JIA, Chengzao

239

Multixial creep life prediction of ceramic structures using continuum damage mechanics and the finite element method  

SciTech Connect

High temperature and long duration applications of monolithic ceramics can place their failure mode in the creep rupture regime. A previous model advanced by the authors described a methodology by which the creep rupture life of a loaded component can be predicted. That model was based on the life fraction damage accumulation rule in association with the modified Monkman-Grant creep rupture criterion. However, that model did not take into account the deteriorating state of the material due to creep damage (e.g. cavitation) as time elapsed. In addition, the material creep parameters used in that life prediction methodology, were based on uniaxial curves displaying primary and secondary creep behavior, with no tertiary regime. The objective of this paper is to present a creep life prediction methodology based on a modified form of the Kachanov-Rabotnov continuum damage mechanics (CDM) theory. In this theory, the uniaxial creep rate is described in terms of stress, temperature, time, and current state of material damage. This scalar damage state parameter is basically an abstract measure of the current state of material damage due to creep deformation. The damage rate is assumed to vary with stress, temperature, time, and the current state of damage itself. Multiaxial creep and creep rupture formulations of the CDM approach are presented in this paper. Parameter estimation methodologies based on nonlinear regression analysis are also described for both, isothermal constant stress states and anisothermal variable stress conditions. This creep life prediction methodology was preliminarily added to the integrated design code named Ceramics Analysis and Reliability Evaluation of Structures/Creep (CARES/Creep), which is a postprocessor program to commercially available finite element analysis (FEA) packages. Two examples, showing comparisons between experimental and predicted creep lives of ceramic specimens, are used to demonstrate the viability of this methodology and CARES/Creep program.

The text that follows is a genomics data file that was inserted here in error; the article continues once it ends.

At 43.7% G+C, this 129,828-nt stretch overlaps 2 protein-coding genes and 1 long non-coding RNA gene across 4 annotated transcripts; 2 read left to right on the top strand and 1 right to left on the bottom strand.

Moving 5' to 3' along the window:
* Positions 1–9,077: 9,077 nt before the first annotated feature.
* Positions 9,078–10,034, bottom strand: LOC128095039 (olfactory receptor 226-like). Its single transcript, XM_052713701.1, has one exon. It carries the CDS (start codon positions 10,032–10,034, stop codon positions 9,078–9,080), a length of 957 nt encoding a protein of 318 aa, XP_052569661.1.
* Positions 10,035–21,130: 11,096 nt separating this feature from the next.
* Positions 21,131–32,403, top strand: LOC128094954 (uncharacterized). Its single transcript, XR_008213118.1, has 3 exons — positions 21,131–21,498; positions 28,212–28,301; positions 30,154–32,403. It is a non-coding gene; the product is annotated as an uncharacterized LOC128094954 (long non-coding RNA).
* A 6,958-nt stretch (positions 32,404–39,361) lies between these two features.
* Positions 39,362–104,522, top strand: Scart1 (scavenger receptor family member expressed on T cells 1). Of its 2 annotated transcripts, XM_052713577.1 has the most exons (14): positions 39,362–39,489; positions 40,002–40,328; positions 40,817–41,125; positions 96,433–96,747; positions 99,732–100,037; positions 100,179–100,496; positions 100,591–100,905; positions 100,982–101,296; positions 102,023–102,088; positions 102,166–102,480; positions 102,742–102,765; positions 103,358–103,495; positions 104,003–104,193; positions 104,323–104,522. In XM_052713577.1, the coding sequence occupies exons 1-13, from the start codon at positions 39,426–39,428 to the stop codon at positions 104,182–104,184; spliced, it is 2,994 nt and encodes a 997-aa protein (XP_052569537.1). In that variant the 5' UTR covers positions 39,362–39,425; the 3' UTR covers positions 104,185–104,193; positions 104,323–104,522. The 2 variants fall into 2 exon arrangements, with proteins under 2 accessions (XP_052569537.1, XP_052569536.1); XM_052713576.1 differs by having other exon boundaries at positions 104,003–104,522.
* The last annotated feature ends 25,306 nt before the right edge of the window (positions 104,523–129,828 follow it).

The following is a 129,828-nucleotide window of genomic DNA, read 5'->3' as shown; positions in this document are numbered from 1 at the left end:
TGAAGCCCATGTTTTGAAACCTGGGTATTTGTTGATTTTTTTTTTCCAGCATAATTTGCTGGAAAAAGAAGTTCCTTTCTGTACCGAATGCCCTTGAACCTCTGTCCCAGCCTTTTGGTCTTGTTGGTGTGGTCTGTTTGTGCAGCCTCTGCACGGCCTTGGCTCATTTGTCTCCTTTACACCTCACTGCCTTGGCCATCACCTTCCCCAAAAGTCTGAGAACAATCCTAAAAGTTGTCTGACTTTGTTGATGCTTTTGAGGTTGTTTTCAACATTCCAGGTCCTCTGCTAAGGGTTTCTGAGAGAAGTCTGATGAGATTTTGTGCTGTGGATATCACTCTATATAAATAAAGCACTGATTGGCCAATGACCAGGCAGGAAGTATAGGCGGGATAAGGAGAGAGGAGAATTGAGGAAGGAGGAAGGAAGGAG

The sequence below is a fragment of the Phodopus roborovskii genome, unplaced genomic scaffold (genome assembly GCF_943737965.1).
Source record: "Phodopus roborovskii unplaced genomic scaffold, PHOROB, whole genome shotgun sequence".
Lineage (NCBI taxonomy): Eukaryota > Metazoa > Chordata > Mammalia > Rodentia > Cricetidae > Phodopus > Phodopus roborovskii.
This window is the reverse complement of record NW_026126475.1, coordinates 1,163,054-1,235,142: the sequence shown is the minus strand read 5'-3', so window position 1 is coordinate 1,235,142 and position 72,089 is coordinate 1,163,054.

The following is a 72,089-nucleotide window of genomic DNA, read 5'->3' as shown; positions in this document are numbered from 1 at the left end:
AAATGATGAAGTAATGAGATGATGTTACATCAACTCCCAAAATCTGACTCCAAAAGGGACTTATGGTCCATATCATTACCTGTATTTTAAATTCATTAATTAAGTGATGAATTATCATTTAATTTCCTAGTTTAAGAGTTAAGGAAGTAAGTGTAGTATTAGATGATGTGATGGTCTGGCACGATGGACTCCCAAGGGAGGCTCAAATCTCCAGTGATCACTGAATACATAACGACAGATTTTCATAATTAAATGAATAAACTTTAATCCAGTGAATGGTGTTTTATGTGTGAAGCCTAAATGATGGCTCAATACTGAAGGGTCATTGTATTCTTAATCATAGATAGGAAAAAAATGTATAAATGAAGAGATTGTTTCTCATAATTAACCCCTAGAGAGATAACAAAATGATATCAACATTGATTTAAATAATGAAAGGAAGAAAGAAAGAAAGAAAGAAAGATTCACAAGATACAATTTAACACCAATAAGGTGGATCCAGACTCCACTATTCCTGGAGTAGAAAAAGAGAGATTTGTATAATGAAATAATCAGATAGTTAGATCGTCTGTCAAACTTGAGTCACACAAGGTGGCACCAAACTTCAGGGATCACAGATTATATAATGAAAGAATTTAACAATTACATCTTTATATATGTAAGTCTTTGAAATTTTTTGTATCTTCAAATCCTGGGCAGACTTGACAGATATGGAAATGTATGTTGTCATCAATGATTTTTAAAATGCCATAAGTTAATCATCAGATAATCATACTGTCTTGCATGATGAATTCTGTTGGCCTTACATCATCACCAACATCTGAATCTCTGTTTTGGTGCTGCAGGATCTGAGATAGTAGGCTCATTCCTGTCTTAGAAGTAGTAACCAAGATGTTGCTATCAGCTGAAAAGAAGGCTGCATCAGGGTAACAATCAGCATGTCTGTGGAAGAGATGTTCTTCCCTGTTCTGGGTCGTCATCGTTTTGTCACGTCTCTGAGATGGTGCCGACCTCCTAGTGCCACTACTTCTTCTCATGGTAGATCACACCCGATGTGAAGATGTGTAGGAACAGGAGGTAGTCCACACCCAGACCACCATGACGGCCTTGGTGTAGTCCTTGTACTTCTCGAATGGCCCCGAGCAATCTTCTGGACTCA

Jadaan, O.M.; Powers, L.M.; Gyenkenyesi, J.P.

1999-10-01

240

Bend stress relaxation and tensile primary creep of a polycrystalline alpha-SiC fiber  

NASA Technical Reports Server (NTRS)

Understanding the thermomechanical behavior (creep and stress relaxation) of ceramic fibers is of both practical and basic interest. On the practical level, ceramic fibers are the reinforcement for ceramic matrix composites which are being developed for use in high temperature applications. It is important to understand and model the total creep of fibers at low strain levels where creep is predominantly in the primary stage. In addition, there are many applications where the component will only be subjected to thermal strains. Therefore, the stress relaxation of composite consituents in such circumstances will be an important factor in composite design and performance. The objective of this paper is to compare and analyze bend stress relaxation and tensile creep data for alpha-SiC fibers produced by the Carborundum Co. (Niagara Falls, NY). This fiber is of current technical interest and is similar in composition to bulk alpha-SiC which has been studied under compressive creep conditions. The temperature, time, and stress dependences will be discussed for the stress relaxation and creep results. In addition, some creep and relaxation recovery experiments were performed in order to understand the complete viscoelastic behavior, i.e. both recoverable and nonrecoverable creep components of these materials. The data will be presented in order to model the deformation behavior and compare relaxation and/or creep behavior for relatively low deformation strain conditions of practical concern. Where applicable, the tensile creep results will be compared to bend stress relaxation data.